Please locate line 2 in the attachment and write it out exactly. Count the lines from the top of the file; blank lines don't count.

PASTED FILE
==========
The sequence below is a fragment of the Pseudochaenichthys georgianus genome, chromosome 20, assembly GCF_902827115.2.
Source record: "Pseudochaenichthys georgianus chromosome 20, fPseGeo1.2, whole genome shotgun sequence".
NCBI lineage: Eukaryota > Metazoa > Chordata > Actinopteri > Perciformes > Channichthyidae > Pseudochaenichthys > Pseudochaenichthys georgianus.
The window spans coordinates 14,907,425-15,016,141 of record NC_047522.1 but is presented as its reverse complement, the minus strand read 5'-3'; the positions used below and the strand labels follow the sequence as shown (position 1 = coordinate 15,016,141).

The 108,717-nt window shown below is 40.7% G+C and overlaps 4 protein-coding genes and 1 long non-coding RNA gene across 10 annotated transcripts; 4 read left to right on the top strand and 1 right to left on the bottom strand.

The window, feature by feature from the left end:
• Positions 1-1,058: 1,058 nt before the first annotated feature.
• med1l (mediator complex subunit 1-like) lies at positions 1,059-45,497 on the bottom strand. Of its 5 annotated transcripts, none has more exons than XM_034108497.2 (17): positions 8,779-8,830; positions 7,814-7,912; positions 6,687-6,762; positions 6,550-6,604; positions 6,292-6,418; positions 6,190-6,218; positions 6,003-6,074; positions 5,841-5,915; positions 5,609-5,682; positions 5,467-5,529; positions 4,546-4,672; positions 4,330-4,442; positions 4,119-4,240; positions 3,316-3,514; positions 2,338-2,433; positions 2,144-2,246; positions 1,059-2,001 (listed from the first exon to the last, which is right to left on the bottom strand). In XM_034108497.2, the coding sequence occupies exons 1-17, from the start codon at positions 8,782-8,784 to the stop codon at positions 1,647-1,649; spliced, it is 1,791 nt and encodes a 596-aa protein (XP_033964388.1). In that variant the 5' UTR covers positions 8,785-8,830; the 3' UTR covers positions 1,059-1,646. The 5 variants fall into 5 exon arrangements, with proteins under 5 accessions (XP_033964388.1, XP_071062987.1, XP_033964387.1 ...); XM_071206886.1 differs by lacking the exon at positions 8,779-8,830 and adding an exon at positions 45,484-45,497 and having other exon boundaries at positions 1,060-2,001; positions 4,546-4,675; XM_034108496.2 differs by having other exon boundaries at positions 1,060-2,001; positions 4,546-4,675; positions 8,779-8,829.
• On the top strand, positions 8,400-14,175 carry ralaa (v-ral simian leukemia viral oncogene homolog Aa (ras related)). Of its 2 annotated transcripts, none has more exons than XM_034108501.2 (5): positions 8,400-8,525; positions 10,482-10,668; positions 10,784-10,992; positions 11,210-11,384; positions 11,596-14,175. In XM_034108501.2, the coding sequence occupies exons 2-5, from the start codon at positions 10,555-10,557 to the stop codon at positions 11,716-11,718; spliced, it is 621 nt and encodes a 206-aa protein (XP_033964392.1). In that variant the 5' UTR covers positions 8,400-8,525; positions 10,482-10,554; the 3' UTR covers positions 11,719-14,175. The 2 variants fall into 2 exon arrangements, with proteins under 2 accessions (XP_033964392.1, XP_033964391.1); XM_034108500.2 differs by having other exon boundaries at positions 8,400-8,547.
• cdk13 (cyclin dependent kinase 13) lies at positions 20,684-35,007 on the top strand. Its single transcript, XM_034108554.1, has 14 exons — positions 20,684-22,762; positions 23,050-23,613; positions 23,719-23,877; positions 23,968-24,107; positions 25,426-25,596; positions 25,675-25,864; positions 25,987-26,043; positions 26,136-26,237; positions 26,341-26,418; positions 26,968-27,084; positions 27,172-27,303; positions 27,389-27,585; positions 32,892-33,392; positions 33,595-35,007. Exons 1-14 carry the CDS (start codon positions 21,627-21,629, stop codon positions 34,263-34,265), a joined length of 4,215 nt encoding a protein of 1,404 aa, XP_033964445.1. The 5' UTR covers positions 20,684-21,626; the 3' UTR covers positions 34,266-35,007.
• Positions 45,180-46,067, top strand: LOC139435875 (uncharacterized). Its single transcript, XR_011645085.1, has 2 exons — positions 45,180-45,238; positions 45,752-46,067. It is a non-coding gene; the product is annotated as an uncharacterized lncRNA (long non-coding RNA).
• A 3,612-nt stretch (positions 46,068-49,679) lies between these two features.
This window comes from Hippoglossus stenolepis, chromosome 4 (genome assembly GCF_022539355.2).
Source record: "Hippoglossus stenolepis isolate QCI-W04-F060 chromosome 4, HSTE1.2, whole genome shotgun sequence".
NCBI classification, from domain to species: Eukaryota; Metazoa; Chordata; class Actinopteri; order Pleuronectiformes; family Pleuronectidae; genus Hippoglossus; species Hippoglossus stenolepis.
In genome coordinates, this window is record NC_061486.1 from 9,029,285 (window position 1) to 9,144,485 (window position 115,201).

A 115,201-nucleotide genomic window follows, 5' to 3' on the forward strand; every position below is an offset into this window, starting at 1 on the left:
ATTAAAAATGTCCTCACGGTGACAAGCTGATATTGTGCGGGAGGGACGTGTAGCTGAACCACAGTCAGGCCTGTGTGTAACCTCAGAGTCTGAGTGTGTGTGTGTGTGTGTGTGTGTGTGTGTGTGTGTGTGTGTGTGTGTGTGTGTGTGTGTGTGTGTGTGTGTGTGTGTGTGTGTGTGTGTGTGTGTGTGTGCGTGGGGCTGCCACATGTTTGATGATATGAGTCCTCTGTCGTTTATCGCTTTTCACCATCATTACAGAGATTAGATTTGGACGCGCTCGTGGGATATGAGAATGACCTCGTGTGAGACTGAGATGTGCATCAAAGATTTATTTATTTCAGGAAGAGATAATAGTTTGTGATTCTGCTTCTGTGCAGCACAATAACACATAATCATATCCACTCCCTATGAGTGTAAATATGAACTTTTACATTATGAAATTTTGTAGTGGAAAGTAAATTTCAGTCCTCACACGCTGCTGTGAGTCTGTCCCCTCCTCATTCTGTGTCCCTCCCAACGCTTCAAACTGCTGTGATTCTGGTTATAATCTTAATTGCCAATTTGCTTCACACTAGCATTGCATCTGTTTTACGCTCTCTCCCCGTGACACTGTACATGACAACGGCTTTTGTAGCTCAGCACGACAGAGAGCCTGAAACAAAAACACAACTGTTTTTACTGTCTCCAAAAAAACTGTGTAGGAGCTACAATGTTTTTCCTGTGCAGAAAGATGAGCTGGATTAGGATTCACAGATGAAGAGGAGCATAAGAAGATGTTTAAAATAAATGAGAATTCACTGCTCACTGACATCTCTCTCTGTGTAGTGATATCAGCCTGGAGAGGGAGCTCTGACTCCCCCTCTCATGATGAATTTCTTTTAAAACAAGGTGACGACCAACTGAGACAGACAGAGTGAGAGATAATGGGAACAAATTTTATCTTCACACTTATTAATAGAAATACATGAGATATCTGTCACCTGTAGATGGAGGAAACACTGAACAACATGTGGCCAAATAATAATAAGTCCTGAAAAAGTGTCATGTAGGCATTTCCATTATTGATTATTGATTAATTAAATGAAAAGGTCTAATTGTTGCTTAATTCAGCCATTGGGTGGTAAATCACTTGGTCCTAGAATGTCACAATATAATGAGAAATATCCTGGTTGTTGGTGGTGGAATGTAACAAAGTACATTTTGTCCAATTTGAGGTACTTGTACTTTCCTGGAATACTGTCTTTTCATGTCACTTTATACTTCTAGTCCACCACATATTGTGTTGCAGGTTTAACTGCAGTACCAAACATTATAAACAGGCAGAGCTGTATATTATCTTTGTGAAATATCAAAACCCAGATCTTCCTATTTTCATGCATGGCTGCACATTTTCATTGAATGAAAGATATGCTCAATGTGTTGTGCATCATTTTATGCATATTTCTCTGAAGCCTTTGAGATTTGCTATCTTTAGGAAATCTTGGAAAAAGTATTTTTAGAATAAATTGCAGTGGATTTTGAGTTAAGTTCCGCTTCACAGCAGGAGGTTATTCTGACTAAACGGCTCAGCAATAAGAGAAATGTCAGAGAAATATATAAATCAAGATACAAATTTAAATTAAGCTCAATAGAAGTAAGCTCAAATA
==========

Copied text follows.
Source record: "Pseudochaenichthys georgianus chromosome 20, fPseGeo1.2, whole genome shotgun sequence".